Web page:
In the new system we take the total number of seats and multiply it by the percentage the party got.  For democrats that would be 435 * .5411 = 235.38 (the figure above is different due to more accurate numbers being used).  Then normal rounding rules are applied (>= 0.50 becomes 1, < 0.50 becomes 0)  So 235.38 becomes 235.  Due to rounding the total number of seats at this stage may not be exactly 435.  In this example it's 432.  You could simply allow the number of seats to change slightly from year to year.  Alternatively, if you want a constant total then you give out the additional seats in the logical fashion.  You take every party whose seat total was not already rounded up, and order them based on the fractional part of their seats.  In the above example that means Independence at 0.47, then Constitution at 0.46, then Independent at 3.42.  Since there are 3 extra seats those three would each get one more seat.  Alternativly, if you had more seats given out than you had available, then you would take back a seat from whichever party was rounded up the furthest.  In other words, if one party went from 0.51 to 1 they would lose that seat first.

People who know me may expect I'd have two issues with this voting system.  That it requires parties and that it ignores states.  The fact that it ignores states is fine.  The purpose of the House of Representatives represents the people, not the states.  You'd only have a problem if you tried doing this with the Senate.  As for it requiring parties, I will admit that the first time I read about this system that was an objection I had.  However, I can't ignore how well this system works at giving third parties a fair voice.  A possible solution would be to make creating a party as easy as possible.  That way people currently running as independents could simply start the Dale Swanson Party, and run under that.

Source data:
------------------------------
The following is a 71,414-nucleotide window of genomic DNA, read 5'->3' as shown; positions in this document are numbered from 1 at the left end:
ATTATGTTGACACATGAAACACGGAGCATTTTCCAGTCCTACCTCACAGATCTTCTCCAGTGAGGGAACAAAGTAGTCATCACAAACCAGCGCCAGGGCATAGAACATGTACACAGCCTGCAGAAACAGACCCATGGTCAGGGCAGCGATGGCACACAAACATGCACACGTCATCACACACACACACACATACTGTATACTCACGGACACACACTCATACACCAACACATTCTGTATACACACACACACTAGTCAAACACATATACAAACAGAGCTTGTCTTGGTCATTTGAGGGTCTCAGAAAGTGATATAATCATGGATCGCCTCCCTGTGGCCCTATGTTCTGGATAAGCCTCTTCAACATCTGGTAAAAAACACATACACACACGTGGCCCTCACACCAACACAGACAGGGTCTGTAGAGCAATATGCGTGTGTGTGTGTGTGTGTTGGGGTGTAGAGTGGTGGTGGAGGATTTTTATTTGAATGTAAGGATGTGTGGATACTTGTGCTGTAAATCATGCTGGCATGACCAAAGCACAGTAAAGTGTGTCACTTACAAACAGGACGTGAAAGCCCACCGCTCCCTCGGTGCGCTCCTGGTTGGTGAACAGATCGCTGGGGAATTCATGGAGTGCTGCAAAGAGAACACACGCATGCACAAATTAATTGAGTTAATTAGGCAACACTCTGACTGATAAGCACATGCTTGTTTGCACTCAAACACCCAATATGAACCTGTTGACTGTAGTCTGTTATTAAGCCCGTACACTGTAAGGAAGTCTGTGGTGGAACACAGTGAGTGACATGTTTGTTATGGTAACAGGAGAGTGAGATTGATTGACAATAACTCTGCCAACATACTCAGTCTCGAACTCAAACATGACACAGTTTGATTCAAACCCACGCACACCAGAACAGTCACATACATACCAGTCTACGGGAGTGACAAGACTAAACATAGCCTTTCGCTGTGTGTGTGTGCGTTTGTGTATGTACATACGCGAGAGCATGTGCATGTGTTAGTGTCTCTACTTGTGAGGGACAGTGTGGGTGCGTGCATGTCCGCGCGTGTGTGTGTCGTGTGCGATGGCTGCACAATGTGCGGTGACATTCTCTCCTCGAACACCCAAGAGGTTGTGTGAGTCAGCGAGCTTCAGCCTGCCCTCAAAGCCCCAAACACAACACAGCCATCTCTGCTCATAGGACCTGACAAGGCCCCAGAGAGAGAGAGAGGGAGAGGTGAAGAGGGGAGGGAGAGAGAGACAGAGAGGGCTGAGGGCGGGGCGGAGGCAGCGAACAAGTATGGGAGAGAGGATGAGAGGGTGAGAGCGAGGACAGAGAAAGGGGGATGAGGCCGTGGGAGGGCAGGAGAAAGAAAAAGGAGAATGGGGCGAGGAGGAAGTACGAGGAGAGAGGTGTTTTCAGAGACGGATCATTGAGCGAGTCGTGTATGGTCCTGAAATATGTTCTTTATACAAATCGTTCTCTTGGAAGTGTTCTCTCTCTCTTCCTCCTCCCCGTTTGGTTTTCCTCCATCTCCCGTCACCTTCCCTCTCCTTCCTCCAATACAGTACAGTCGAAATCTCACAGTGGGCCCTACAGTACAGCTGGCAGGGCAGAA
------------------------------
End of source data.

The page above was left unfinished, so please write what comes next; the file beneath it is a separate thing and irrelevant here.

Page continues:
The main problem with changing the way our election system works is that any change that threatens the republocrats currently in power will be opposed.  Either of the above systems would be fairer which would mean republocrats losing power to third parties.  Thus it will be opposed.  As the republocrats have nearly a total monopoly on government it is unlikely to change.

I've written before about a possible solution to this.  Allow someone else besides the legislative body in question decide the rules for how that legislative body is picked.  In the US this would probably mean letting the states decided how the US congress is elected.  A problem would be that the same parties that control the US congress control the state legislators.  As well as many state legislators aspire to be in the US congress at some point.

Perhaps some form of direct democracy could be used here.  Anyone could come up with an election system.  Get say 10,000 signatures on a petition, and then it would be included on the next US election.  That isn't ideal, but I don't know what else could be done.

Another step towards generally good things in government would be preventing corporate donations to politicians.  It's silly to think that anyone that receives millions of dollars from any entity wouldn't act with that entity's best interests in mind.  Yet, that is exactly how our current system works.  A fix could be as simple as this:  No one may serve in any political office who has received greater than $5,000 in gifts from anything other than a citizen in the district they are seeking to represent, over the last 10 years.  Again, humans don't have a great track record for making decisions that would hurt them personally but help the greater whole.  That is exactly what the current legislators would have to do to enact laws like these.